Anyways point is gurufocus should carefully title the subject and don't make it seem completely opposite of reality. Reality in this case is that it is a very insignificant stake for Seth and title implies a huge stake from him.

My only objective is to make the process better so in future authors are more carefull.

rgosalia
Rgosalia - 2 years ago
Coat tailing Seth Klarman even if it's based on financial analysis is one of the most dangerous things to do in my opinion. I am a member of VIC and I have read analysis on many biotech / pharma ideas that Baupost is invested in. I speculate that these are written up by either Baupost analysts or someone who is intimately familiar with the biotech industry. When I read these write ups, I am pretty convinced that this space is completely inaccessible to someone like me. I encourage you to read the PDLI one - I think you will agree with me http://bit.ly/slM8N3 (You need a guest account). Any comments?

- Rishi

ramands123
Ramands123 - 2 years ago


Rishi , unfortunatly i am unable to access the link. I have never invested in Bio myself but i do remember in one of the interviews Warren Buffet said that he would prefer buying bio tech as basket because its difficult to predict what drug will get approved and patents. He said one will do fine if you buy basket. And thats probally what Seth Klarman is doing. Basket of undervalued Pharma's.
vgm
Vgm - 2 years ago
Rishi, thanks.

I have not gone to the site on your link, but have heard Klarman give an in-depth analysis of the evolution of PDLI as a spin-off of its parent, and the investment case in a lecture. It was in fact very logical and not at all difficult to understand. That's not to say it was easy. I have a pharma/biotech background. The video and related video lectures (I think to HBS) were available on YouTube until a few months ago.
LwC
LwC - 2 years ago
Hi Ramands123,

While some may share your opinion about the heading of this article, I couldn't disagree with you more. After all, it appears to be factual: it discloses that Baupost bought a significant share of the company; and it points out that the share price dropped a significant amount (on one trading day, as revealed in the article.) How is stating those two facts "flashy"? And for you to argue that the title is "completely opposite of reality" is IMO unreal. Just what is in the title that is not real? The amount of the investment? The amount of the share decline?

I also disagree with your assertion that "its (sic) a very small investment" for Baupost. AFAIK 1.5% of Baupost's capital is something like $500 million. I dare say that's a significant amount of money, period. Considering that Klarman has clearly stated many times that he prefers to keep cash if he can't find an acceptable investment, for him to deploy that amount of money in this company IMO is not a small investment. Now if he deployed, say, $500,000 into the shares of that company I would certainly agree with you.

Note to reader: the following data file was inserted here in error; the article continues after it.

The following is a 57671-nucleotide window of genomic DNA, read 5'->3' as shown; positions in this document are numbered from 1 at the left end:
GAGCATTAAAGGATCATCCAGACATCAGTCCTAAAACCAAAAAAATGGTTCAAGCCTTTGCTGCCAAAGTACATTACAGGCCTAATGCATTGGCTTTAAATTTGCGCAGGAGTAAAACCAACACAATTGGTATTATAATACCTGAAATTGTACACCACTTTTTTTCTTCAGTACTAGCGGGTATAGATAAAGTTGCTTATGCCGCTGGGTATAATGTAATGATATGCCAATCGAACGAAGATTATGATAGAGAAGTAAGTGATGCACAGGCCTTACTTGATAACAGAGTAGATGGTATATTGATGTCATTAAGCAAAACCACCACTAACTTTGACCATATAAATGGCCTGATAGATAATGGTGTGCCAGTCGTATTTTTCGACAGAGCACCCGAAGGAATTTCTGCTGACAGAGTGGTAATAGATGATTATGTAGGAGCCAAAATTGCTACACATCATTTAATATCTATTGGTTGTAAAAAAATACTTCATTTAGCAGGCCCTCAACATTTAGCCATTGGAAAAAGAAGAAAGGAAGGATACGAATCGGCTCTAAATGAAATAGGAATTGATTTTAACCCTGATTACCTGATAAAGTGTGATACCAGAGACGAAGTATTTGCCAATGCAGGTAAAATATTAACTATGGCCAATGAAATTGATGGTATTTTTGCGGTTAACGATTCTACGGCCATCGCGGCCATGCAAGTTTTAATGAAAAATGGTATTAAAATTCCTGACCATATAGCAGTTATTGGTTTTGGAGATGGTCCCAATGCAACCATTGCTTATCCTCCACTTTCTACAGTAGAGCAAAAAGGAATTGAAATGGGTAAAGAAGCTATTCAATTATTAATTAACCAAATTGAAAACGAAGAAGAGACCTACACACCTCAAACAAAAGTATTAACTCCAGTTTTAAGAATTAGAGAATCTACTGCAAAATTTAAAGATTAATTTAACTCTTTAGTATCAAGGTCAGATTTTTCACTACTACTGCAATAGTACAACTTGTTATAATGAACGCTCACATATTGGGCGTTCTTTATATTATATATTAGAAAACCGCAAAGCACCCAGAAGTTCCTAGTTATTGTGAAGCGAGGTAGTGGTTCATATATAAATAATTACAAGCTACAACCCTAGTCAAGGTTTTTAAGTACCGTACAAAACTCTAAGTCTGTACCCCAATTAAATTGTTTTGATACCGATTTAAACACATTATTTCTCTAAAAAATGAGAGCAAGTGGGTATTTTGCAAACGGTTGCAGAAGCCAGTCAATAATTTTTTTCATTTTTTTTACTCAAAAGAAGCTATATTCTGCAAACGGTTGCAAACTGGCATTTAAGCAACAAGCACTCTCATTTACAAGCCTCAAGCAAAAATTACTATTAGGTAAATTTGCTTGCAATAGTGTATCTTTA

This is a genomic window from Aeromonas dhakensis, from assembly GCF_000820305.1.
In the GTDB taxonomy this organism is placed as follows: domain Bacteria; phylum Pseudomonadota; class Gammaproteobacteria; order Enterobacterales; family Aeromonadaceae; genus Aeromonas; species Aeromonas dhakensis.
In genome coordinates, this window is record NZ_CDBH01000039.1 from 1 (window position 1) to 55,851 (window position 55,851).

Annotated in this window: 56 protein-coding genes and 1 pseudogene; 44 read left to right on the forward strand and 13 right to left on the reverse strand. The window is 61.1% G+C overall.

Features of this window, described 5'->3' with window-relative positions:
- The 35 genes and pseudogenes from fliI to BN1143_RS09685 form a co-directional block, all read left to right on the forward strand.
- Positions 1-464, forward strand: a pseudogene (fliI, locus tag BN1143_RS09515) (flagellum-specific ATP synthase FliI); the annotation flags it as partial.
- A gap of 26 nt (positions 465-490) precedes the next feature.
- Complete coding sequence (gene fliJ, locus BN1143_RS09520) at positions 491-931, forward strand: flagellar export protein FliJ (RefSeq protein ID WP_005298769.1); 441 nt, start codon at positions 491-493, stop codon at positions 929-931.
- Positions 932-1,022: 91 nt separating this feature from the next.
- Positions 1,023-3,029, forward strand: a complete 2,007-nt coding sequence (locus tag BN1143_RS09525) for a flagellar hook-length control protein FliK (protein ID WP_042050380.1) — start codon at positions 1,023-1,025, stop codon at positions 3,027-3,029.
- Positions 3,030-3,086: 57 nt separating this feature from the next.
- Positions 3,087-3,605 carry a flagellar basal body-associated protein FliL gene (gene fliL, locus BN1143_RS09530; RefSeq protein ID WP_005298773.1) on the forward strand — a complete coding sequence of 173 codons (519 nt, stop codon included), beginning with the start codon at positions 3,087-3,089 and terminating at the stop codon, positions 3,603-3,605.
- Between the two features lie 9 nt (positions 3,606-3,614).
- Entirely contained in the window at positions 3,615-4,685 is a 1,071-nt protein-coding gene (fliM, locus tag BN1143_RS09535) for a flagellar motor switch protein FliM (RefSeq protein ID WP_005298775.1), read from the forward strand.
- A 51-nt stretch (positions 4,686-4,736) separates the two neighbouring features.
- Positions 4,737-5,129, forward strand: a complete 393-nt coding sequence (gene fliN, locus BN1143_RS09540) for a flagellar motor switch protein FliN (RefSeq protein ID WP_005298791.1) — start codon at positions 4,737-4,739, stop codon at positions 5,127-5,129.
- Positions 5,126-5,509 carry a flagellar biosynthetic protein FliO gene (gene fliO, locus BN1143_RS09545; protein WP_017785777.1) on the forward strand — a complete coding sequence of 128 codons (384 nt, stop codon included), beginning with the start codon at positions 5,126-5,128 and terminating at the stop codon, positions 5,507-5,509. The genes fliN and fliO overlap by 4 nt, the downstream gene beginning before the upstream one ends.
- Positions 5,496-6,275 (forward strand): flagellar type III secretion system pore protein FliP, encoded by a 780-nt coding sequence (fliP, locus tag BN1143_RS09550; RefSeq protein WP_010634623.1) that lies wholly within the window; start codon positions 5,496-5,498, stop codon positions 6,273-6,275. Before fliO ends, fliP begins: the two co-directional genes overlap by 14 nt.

While I'm sensitive to your concern about people who "invest" their money based only on headlines, whether it's GuruFocus or Cramer or CNBC or any source for that matter, IMO it's not the responsibility of GuruFocus or its contributors to worry about them. As you stated "Investors do rediculous (sic) things all the times", and so it goes. Being critical of what appears to be a factual headline out of concern for the fools of the world IMO is not constructive.

IMO if you want to be critical of GuruFocus article headings there are much better targets, for example most of the headings that have "Buffett" in them. Or how about the heading a little while ago that asserted that Graham would have invested in some company that was covered by the article. LOL. I mean, the man's been dead for 45 years. Was the author channeling Graham's spirit or something? How could the author be so arrogant to pretend to know what Graham would invest in today?

rgosalia
Rgosalia - 2 years ago
Ramands123, you need to be a guest member to read the write ups on VIC (45 day delay).

Vgm, here is another one from VIC (Baupost doesn't have a position), but if you read it you'll see the quality of work that has gone into the write up. It is unbelievably detailed even for someone who understands the industry. For an outsider like me this is completely inaccessible. Basically the conclusion I came out with when I read this is that if I were to be active in this space, I would be patsy who knows and understands the least. IMHO - simple financial analysis is not just enough for this space.

- Rishi

itznuthin1
Itznuthin1 - 2 years ago


Seems like a solid buy to me. Company has a solid balance sheet. Lots of cash. They failed the first trial but still have 2 or 3 more tries at it. The phase 3 data acts as potential catalysts for share appreciation. Looks like Klarman made a small bet. Not a large investment. Neat little science. Drugs made to get those nerve signals firing rapidly again. Spinoff from Reynolds American. I think these guys push this phase 3 drug through. Shares rocket and we look back and wonder what Klarman saw in this position which is simply a oversold company with a strong upcoming catalyst for share appreciation. I wouldn't be a buyer. Bio-technology is not a place of value for me. It looks like Klarman has great Bio-technology analysts.
vgm
Vgm - 2 years ago
Rishi, despite being in the business, I'd put most research-based biotech in the Munger "too difficult pile"!
JeanPierreSarti
JeanPierreSarti - 2 years ago
Note also that PDLI is a magic formula stock and has done very handsomely for me indeed.
adamcz
Adamcz - 2 years ago
I agree with those who find this field daunting. I actually find his biggest holdings much easier to understand. I had independently invested in BP and MSFT prior to Seth, but news of his huge purchases gave me added confidence to raise my bet.

I love copying Buffett, Klarman, and Berkowitz, but only when I can reverse engineer their thesis, or come up with my own that makes sense. I'll have to pass on this one.

Somebody in this thread said that this investment is 1.5% of his portfolio, but I think it's way less than that. Doesn't Baupost have $20+ billion?
clm10
Clm10 - 2 years ago
Down 25% today.

Ouch!